SCAD Museum of Art presents "Fade Into Black," a solo exhibition by Mexico City-based artist Pia Camil. The artist creates projects that negotiate between formal, historical and critical modes of operation. Formally, Camil’s works are often colorful objects, voluptuous fabrics, photographs or performances deeply related to items of domesticity, studies of the body, and have strong references to the legacy of conceptual art and modernism. Her works are critical of the exponential and irregular growth of Latin America’s capitals, and reference informal economies and the dynamics of merchandise distribution systems.
For the exhibition "Fade Into Black," Camil will present the latest and largest iteration of her ongoing interest in T-shirts as repositories of cultural information. Specially commissioned by SCAD, one colossal fabric mass made of hundreds of repurposed T-shirts hangs from the ceiling as a single soft sculptural work. As an object that might resemble a curtain or a theatrical backdrop, the piece features a gradient leading the visitor from black to white or vice versa.
These T-shirts display numerous logotypes and messages and have been subjected to a transnational drift. Produced in countries like El Salvador, Honduras or remote locations in South East Asia, these garments travel north to be printed and distributed by corporations and brands. Sometimes sold, or given as event souvenirs, these shirts are discarded and then travel south, in bulks, where they are sold at street markets in many cities. This transit evinces an economical journey which is not exclusive to fabrics, and ends up in the dichotomy of people wearing logotypes and slogans dislocated from their immediate reality — advocating for causes which are not only foreign but completely unknown. Changing the direction of this geographical transition is a de-colonial impulse, as Camil reverts the destiny of these garments. Through a laborious fabrication process in collaboration with a local team of artisans, the T-shirts lose their status as secondhand objects and migrate to a different one: that of art.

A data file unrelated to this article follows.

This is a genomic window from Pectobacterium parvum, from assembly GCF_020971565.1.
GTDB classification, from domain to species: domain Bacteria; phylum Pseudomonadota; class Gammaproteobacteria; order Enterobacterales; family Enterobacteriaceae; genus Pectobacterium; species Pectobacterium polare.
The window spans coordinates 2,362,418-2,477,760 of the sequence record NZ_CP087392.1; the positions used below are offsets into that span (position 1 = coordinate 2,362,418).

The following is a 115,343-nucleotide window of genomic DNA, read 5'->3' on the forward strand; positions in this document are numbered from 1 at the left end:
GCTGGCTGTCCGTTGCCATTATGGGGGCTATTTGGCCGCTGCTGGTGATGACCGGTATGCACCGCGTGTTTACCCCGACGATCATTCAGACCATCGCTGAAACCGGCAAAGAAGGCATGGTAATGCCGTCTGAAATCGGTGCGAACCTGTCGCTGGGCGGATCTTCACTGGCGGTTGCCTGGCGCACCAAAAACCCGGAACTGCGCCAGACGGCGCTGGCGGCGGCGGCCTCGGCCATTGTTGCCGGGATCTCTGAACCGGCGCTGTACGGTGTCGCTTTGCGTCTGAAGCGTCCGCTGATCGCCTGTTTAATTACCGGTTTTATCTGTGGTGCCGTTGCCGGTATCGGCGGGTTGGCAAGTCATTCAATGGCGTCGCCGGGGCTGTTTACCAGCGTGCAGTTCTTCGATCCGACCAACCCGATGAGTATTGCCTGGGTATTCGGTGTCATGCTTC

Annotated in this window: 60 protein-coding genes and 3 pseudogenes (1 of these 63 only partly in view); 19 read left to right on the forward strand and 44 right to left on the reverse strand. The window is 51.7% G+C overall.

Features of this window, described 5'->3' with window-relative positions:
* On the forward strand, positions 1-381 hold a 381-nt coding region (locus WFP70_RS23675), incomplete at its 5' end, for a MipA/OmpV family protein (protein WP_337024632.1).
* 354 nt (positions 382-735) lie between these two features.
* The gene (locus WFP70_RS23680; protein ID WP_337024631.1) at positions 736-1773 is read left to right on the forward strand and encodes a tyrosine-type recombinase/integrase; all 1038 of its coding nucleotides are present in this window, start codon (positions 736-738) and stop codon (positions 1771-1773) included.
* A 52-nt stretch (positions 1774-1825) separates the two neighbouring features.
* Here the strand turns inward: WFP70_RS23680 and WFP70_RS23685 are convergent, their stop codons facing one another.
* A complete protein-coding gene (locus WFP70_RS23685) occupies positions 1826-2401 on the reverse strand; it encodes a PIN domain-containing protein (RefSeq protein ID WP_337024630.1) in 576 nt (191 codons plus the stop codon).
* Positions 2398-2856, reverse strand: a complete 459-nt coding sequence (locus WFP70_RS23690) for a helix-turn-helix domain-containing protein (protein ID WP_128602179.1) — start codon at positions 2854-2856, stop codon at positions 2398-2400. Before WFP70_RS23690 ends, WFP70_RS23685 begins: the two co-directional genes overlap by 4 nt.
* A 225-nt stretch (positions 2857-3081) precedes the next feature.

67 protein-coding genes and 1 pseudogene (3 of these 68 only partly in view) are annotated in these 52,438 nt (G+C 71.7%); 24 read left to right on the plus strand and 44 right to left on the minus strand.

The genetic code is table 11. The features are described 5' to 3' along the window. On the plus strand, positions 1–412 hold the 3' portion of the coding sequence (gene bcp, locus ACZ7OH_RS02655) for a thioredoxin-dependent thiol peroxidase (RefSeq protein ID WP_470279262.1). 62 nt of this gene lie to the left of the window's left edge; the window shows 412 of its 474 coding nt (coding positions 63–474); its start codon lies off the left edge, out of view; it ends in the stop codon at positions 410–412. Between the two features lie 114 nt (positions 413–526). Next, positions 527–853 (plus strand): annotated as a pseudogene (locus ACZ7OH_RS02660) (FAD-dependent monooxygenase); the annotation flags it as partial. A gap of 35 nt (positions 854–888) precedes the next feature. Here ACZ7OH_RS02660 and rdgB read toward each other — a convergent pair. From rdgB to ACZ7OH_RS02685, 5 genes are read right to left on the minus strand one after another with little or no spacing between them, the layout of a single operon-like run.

The newly transformed T-shirt sculpture can be activated by being worn by a group of people or simply by interacting with the piece on display, unifying participants in a physical connection or experience, and also submerges them in a different kind of ritual, one that is charged with a new set of geopolitical implications.
"Fade Into Black" is curated by Humberto Moro, SCAD curator of exhibitions.
The exhibition is free for all museum members, and SCAD students, faculty and staff with a valid SCAD Card. Open to the public with the cost of museum admission.
This exhibition is part of SCAD deFINE ART 2018, held Feb. 20-23 at university locations in Savannah and Atlanta, Georgia, and Hong Kong. SCAD deFINE ART is an annual program of exhibitions, lectures, performances and public events that highlights emerging and established artists and visionaries.